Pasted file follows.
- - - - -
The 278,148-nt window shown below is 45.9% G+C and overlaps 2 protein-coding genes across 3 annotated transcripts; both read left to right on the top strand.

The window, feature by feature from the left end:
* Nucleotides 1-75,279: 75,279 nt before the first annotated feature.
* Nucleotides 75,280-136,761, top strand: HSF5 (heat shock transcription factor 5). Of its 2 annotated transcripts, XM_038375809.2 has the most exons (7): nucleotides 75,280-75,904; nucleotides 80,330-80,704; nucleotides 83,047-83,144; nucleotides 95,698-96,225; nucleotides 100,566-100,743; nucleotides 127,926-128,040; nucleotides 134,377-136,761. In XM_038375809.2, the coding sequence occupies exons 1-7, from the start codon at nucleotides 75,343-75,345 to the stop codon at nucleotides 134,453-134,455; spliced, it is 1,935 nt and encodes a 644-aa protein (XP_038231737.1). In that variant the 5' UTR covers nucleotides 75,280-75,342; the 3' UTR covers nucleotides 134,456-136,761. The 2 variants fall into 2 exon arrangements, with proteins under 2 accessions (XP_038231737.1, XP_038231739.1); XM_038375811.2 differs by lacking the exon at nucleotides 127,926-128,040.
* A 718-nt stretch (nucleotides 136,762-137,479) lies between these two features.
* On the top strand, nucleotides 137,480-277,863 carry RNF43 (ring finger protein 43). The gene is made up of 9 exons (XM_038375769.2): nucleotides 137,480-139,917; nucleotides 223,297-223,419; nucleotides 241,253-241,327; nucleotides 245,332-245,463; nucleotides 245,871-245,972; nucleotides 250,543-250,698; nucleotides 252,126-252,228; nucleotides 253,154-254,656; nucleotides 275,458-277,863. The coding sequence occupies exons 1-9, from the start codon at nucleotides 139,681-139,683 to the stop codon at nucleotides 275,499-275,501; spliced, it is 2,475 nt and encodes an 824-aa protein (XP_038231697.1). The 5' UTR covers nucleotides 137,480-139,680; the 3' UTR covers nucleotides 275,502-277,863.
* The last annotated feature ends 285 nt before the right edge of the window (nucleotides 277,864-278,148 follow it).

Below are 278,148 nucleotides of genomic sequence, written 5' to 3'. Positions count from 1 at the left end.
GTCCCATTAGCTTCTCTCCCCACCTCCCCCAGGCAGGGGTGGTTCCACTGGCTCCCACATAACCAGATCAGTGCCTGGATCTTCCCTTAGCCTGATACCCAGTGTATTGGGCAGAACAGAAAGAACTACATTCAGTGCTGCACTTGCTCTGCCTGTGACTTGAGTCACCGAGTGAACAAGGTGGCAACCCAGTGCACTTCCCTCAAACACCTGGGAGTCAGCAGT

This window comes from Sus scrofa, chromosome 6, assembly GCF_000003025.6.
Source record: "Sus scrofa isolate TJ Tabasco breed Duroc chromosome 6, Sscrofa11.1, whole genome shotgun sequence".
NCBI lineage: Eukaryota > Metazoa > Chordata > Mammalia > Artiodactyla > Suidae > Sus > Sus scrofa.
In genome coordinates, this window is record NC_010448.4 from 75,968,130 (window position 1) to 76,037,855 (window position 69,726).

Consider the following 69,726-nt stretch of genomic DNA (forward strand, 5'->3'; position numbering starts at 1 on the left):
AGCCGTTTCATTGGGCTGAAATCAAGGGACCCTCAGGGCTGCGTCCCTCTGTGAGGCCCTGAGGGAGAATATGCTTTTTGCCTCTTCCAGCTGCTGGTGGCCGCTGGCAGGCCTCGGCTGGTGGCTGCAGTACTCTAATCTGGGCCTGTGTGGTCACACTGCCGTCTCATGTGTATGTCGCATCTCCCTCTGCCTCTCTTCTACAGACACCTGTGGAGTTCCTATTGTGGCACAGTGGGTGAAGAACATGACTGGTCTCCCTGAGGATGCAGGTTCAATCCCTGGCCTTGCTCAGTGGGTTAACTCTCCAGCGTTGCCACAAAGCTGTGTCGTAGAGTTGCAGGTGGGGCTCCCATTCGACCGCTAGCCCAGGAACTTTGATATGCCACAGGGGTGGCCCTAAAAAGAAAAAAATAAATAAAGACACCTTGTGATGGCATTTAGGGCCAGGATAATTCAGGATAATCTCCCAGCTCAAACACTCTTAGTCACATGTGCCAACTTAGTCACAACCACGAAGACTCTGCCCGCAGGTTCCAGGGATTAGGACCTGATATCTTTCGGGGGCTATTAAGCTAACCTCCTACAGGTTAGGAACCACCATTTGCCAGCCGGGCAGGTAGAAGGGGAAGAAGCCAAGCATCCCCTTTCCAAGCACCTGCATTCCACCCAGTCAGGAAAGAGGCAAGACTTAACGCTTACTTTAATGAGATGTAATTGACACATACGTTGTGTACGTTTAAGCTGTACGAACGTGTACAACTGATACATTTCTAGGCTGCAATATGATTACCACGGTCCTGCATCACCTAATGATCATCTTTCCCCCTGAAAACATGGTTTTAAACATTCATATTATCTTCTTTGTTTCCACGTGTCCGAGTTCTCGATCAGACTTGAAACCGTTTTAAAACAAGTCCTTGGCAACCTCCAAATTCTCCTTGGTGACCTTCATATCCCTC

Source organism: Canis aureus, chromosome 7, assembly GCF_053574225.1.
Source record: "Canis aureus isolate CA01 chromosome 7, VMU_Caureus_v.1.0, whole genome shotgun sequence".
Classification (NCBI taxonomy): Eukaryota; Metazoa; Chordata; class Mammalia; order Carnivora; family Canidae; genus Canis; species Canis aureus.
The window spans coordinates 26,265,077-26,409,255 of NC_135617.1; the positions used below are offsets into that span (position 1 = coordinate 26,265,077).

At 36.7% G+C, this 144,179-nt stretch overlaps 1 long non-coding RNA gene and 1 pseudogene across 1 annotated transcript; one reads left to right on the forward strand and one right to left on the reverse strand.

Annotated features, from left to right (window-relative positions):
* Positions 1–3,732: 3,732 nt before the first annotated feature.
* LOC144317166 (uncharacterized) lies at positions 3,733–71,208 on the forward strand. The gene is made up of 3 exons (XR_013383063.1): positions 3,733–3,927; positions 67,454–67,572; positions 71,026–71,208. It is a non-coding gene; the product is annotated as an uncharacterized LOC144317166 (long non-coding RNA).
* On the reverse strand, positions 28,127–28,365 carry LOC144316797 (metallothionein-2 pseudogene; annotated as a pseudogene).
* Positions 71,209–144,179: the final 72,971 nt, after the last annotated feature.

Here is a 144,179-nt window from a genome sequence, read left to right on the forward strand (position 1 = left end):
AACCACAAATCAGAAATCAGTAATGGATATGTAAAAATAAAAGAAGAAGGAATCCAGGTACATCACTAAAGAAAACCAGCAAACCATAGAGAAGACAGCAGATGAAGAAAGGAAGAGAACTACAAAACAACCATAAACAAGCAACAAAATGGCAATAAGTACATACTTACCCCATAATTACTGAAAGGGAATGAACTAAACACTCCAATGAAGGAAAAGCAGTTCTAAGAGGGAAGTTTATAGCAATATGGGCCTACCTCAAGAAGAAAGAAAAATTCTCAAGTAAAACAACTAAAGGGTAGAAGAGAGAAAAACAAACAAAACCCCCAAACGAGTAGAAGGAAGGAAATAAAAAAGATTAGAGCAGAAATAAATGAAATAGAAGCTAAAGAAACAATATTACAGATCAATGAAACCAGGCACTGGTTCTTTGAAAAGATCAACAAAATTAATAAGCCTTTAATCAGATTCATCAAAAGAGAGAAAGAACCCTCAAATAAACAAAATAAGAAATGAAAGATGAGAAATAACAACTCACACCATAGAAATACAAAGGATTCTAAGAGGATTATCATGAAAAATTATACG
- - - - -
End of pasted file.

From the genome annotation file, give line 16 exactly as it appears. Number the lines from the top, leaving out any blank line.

Source organism: Canis aureus, chromosome 7, assembly GCF_053574225.1.